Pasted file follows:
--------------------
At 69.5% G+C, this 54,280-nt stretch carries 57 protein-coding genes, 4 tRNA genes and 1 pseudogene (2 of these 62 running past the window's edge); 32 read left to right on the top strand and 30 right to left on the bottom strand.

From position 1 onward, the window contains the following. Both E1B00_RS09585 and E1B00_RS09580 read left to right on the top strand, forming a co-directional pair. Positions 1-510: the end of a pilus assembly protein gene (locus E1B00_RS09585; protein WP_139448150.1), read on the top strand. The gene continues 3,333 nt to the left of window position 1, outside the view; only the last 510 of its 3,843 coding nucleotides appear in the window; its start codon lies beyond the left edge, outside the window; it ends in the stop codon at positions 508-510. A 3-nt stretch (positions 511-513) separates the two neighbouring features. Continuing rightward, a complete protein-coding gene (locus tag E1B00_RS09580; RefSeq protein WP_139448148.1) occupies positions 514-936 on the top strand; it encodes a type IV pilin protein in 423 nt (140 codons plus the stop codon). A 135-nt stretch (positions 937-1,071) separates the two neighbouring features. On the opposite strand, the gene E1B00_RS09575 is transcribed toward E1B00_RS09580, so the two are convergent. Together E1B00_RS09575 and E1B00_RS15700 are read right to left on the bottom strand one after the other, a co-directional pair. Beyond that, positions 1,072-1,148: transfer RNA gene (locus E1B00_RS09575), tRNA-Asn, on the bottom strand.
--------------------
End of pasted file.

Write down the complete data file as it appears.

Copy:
At 69.5% G+C, this 54,280-nt stretch carries 57 protein-coding genes, 4 tRNA genes and 1 pseudogene (2 of these 62 running past the window's edge); 32 read left to right on the top strand and 30 right to left on the bottom strand.

From position 1 onward, the window contains the following. Both E1B00_RS09585 and E1B00_RS09580 read left to right on the top strand, forming a co-directional pair. Positions 1-510: the end of a pilus assembly protein gene (locus E1B00_RS09585; protein WP_139448150.1), read on the top strand. The gene continues 3,333 nt to the left of window position 1, outside the view; only the last 510 of its 3,843 coding nucleotides appear in the window; its start codon lies beyond the left edge, outside the window; it ends in the stop codon at positions 508-510. A 3-nt stretch (positions 511-513) separates the two neighbouring features. Continuing rightward, a complete protein-coding gene (locus tag E1B00_RS09580; RefSeq protein WP_139448148.1) occupies positions 514-936 on the top strand; it encodes a type IV pilin protein in 423 nt (140 codons plus the stop codon). A 135-nt stretch (positions 937-1,071) separates the two neighbouring features. On the opposite strand, the gene E1B00_RS09575 is transcribed toward E1B00_RS09580, so the two are convergent. Together E1B00_RS09575 and E1B00_RS15700 are read right to left on the bottom strand one after the other, a co-directional pair. Beyond that, positions 1,072-1,148: transfer RNA gene (locus E1B00_RS09575), tRNA-Asn, on the bottom strand.